Andy Stott: It Should Be Us (Modern Love)

Album review | 0 comments

earinfluxion

earinfluxion

10 June 2021

Andy Stott’s first new material in over 3 years came and went late last year without me noticing, which is both a sad commentary on how detached from new music I’ve been in the last year and how challenging it can be to keep up with the flood of music that is released on a weekly basis Nearly all of Stott’s material is well worth a deep dive, even as he’s been slowly mutating his sound over the past ten years or so. In some ways, It Should Be Us sounds quite familiar to his previous several outings, particularly his 2011 double EPs that mark a clear departure from his 00s output; many of the same calling cards are present: weird lossy drum patterns that sound like they were reduced to a low bit-rate, slowed down, or both, and fragments of vocals that pepper its tracks. But It Should Be Us also feels more unified and singular than its predecessor, 2016’s Too Many Voices (Modern Love). It also feels more like a proper deconstruction of club music; this is nothing new given the glut of “post-dancefloor” (or, more cringeworthy, “conceptronica”) releases that have hit the market in the past few years, but given Stott’s pedigree having put out more straightforward records in the past (2006’s Merciless comes to mind as just one example), this distinction feels noteworthy.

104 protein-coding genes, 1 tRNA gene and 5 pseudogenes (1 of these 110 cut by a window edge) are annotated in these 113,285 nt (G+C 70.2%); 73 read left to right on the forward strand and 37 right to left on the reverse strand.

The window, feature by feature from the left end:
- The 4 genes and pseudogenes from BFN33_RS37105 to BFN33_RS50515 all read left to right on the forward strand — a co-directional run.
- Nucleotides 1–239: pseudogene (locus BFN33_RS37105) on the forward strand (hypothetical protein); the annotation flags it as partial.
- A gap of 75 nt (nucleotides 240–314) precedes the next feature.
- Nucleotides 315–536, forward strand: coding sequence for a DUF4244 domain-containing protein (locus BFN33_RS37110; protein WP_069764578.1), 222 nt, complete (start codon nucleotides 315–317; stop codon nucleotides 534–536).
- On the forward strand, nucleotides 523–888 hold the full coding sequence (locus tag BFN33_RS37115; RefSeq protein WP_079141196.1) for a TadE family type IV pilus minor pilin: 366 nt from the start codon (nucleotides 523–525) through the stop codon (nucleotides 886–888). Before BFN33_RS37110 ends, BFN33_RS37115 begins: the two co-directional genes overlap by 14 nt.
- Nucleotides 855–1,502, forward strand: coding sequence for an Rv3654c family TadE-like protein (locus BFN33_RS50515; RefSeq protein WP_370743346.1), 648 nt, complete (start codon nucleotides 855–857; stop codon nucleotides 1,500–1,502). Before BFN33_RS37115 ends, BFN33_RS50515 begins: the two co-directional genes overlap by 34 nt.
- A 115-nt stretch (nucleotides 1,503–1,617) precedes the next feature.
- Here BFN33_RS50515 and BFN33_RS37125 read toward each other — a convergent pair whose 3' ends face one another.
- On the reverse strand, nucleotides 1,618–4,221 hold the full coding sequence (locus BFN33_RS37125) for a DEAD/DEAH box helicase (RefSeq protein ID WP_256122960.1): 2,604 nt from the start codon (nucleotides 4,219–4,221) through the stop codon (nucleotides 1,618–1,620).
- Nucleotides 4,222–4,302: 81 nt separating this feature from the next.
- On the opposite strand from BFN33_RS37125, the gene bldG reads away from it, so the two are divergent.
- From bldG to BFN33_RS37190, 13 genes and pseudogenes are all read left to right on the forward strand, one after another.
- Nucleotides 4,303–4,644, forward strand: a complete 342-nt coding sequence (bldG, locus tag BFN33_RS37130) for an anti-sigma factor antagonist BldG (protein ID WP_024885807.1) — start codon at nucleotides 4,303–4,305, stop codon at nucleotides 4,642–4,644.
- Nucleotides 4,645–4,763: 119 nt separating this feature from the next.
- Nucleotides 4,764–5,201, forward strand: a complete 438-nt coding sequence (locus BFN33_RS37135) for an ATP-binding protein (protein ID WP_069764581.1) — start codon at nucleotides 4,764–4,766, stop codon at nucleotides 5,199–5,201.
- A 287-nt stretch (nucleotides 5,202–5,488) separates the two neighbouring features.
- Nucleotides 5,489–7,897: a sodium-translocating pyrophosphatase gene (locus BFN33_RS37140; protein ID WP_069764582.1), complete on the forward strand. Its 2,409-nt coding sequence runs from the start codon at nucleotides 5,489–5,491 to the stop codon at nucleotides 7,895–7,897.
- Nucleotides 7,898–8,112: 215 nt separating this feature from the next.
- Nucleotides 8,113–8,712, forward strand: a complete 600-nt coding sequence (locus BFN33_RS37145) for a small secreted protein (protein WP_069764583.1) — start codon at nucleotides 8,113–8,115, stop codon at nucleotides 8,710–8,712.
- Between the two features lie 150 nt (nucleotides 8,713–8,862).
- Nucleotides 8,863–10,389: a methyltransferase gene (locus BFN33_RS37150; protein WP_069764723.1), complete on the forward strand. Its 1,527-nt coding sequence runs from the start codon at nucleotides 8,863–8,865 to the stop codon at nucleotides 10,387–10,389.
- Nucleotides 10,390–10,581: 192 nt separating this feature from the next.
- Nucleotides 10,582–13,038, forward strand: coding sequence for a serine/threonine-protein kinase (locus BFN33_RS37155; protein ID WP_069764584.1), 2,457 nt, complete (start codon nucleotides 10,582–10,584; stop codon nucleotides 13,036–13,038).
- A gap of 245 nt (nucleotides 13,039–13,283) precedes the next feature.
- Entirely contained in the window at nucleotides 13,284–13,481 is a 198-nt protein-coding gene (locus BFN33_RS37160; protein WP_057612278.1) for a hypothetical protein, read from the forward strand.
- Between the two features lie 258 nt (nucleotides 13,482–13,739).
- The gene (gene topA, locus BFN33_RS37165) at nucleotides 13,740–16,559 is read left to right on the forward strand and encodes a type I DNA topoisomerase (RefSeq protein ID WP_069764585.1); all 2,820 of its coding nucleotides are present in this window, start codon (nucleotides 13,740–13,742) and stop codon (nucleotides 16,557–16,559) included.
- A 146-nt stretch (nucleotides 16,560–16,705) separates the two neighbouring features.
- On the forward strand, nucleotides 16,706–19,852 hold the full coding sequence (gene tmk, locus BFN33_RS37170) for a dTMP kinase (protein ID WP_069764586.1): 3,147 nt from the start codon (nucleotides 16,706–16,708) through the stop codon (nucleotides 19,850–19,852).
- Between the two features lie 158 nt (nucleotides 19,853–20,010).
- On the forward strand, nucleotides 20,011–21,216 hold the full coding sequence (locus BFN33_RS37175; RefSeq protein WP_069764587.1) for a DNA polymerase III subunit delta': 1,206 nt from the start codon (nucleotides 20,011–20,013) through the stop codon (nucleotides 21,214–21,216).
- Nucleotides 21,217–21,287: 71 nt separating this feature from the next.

Instead of merely slowing the grooves down, several tracks feature a variable tempo, such as the speed-up-slow-down stride of “Collapse,” wherein lossy drum sounds skitter about while an ominous bass sounds the alarm. The most uptempo cut on the album is probably “0L9,” which still doesn’t eclipse 120bpm. Once again, it’s adorned with pieces and fragments of unidentifiable vocals. “Ballroom” one ups that approach, with looping snippets of vocals and syncopated drum tracks that sort of sound like what might happen if someone attempted to make dance music out of only the lowest quality rips of streaming music they could find. When I consider It Should Be Us up against Stott’s past repertoire, it feels more narrowly focused than the last few. Instead of exploring fairly different avenues — certainly a highlight of his previous album from 2016 — most of these tracks feel more deliberately mired in their own lossy confusion, like a night out gone south. “Take” and “Versi” both reflect this trudging, 45rpm-played-at-33, blurry sound, their drum tracks fusing various sounds together with unusual washes of lossiness; even his big synth bass sounds feel like they’re being broadcast through a tunnel. Dance music in the Upside Down. The club feels distant, just as it is quite literally for all of us in real-time during the Covid-19 crisis. All of Stott’s catalogue is recommended listening around these parts, and It Should Be Us is no exception.

Buy it: Boomkat

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